Wind: 9 mph
November 16, 2006
By Erin Post
What residents describe as impassable conditions on Lynch Hill Road have prompted Moretown officials to request that a private company knock down the size of water bars they constructed.
Although Fountain Forestry agreed to do the project on the Class IV road off Herring Brook Road that they plan to use as a skid trail in the winter, a company representative indicated he believes the work has improved the road's condition for residents.
"My feeling is that the road is in better shape now than it was last summer," said Andy Carlo at a select board meeting this month. Carlo is a forester based at Fountain Forestry's Montpelier office.
Initially, Carlo said the company approached the town last year about making repairs to the road so his clients could better access their land. When the select board declined, Fountain Forestry worked out an agreement to work on the road on its dime.
That work, however, drew complaints from residents who said the improvements made the road inaccessible to all but the most adventurous motorists.
Residents cited water bars that are four feet deep, damaging even heavy-duty four-wheel-drive trucks that have tried to drive through.
Those complaints have continued to roll in, said select board member Stephanie Venema, despite a meeting between town and Fountain Forestry officials and subsequent modifications to the water bars.
Carlo said he made changes according to town specifications, including "shaving down" one side of the bars to allow vehicles to drive into them; however, residents at the November 6 meeting noted continuing problems with access.
Moretown resident Rae Washburn said the road is "impassable with a normal, four-wheel-drive truck," an unacceptable condition for a public right of way.
"It should be open to the town people," he said.
"It's up to the logger if they're going to tear the road up to put the culverts in," added Tinker Lawrence. "Those water bars need to be filled in."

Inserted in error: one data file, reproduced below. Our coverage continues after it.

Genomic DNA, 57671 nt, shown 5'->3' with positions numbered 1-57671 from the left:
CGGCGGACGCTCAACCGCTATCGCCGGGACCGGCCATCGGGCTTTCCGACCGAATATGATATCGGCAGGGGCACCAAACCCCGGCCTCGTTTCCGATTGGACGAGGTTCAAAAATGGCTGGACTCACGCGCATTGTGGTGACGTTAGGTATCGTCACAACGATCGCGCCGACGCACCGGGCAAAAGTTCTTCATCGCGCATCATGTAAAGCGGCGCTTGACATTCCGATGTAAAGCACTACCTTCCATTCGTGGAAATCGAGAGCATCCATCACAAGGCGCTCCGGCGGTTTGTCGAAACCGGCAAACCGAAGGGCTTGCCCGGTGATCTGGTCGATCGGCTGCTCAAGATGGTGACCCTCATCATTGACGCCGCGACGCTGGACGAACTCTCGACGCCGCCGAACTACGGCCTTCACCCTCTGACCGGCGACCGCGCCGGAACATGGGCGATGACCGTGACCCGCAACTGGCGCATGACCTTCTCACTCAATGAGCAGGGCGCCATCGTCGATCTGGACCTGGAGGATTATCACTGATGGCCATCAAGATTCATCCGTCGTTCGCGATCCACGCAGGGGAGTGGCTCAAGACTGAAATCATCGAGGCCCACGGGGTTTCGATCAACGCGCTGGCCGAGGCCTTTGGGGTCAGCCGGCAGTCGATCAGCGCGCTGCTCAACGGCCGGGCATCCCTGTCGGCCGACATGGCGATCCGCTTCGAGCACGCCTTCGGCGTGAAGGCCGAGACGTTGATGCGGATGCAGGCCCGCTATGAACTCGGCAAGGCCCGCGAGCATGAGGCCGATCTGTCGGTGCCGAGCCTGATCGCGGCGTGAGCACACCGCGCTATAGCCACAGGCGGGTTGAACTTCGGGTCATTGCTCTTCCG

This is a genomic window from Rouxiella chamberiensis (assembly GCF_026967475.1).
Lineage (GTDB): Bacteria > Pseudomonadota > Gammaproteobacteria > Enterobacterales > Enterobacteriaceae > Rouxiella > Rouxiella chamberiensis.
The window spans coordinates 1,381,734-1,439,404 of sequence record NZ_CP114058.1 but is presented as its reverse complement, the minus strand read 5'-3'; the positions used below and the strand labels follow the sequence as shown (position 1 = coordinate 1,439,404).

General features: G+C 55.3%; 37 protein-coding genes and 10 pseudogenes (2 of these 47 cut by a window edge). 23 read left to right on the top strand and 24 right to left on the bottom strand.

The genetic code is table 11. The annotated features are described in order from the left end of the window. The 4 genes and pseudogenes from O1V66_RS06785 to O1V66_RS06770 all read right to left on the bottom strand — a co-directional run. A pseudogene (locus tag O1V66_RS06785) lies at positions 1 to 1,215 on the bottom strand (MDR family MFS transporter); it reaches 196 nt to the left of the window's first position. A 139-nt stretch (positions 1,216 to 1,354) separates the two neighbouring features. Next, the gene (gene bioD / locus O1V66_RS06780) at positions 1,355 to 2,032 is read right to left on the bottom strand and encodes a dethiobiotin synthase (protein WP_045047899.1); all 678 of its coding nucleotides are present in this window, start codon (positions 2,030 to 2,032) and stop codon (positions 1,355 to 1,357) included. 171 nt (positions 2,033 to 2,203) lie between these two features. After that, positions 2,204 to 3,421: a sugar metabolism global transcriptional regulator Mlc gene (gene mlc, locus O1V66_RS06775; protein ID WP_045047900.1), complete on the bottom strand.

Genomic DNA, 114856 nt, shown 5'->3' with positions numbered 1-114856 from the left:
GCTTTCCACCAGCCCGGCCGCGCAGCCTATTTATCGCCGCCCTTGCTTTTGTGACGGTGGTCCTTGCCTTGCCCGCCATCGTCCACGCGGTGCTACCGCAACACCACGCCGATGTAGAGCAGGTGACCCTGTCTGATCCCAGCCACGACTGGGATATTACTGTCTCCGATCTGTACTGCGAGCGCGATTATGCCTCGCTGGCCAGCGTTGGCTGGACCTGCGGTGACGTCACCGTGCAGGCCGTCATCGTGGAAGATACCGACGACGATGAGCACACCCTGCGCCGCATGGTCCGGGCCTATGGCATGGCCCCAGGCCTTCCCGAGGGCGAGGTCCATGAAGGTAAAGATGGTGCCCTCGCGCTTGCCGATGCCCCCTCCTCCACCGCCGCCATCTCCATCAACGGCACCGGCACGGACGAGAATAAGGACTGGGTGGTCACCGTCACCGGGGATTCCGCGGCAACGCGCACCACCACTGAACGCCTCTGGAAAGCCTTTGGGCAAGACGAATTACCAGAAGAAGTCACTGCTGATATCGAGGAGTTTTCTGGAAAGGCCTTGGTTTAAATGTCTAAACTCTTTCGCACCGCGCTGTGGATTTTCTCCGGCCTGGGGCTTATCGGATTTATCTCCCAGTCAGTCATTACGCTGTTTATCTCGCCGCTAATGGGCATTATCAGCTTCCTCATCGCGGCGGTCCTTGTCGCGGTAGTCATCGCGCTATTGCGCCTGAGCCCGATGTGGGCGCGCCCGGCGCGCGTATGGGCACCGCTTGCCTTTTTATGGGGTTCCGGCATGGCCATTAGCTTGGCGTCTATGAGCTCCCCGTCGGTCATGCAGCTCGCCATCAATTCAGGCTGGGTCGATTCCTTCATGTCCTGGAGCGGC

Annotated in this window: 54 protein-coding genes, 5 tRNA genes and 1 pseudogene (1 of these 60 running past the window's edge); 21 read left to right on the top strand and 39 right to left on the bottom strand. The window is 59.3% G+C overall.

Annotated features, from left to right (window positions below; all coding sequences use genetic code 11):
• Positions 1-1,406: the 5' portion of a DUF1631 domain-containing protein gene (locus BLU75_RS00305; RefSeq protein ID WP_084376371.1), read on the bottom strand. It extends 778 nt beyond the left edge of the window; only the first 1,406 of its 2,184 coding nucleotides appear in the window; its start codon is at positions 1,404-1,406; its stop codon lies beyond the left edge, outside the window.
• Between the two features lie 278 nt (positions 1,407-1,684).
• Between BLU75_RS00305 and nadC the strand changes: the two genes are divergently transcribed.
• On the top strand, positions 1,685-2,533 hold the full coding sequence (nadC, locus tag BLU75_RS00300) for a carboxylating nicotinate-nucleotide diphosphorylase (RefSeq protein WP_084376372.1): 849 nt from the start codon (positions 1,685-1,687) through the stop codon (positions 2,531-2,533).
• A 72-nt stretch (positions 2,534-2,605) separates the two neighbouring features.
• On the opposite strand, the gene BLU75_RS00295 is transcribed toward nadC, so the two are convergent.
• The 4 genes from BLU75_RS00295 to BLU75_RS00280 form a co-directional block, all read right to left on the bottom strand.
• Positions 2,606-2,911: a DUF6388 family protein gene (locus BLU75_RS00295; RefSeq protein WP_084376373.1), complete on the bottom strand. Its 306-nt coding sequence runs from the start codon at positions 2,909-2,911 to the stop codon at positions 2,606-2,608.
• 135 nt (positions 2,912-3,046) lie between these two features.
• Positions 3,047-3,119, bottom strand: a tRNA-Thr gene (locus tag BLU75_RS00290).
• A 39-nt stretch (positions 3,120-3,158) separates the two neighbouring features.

In response to speculation that the company was deliberately trying to limit access, especially during hunting season, Carlo said Fountain Forestry is simply trying to protect its investments.
"What we're trying to do is road improvement so that the road could be used as a skid trail," Carlo said.
Mud trucks and other all-terrain vehicles driving recklessly through the area have damaged water bars in the past, he said, prompting the company to construct the bars to withstand that pressure, at least until the snow flies.
At that time, skidding will begin, an activity that should quickly degrade the bars
"As soon as it snows and it's skidded on, it will be very passable," Carlo said.
In the meantime, the select board requested the company modify the water bars within the next two weeks.
Later in the meeting, Moretown residents Isabelle and Mike Keiser joined Carlo in requesting grading on Lynch Hill Road, citing dangerous driving conditions.
It's been five years since maintenance has been done on Lynch Hill Road, Isabelle Kaiser said, leaving the road with culverts in bad repair and emergency access limited.
Although heavy spring rains and a short-handed town highway department has made keeping up with maintenance this year particularly difficult, Venema said the goal for next year is to create a plan to address critical projects and to budget additional money for road maintenance.
"You don't want to work in a crisis mode," she said.
Select board member Don Wexler added that money from Moretown Landfill Inc. in a capital reserve fund could be allocated for road repair.
"It's something I think the board should consider," Wexler said.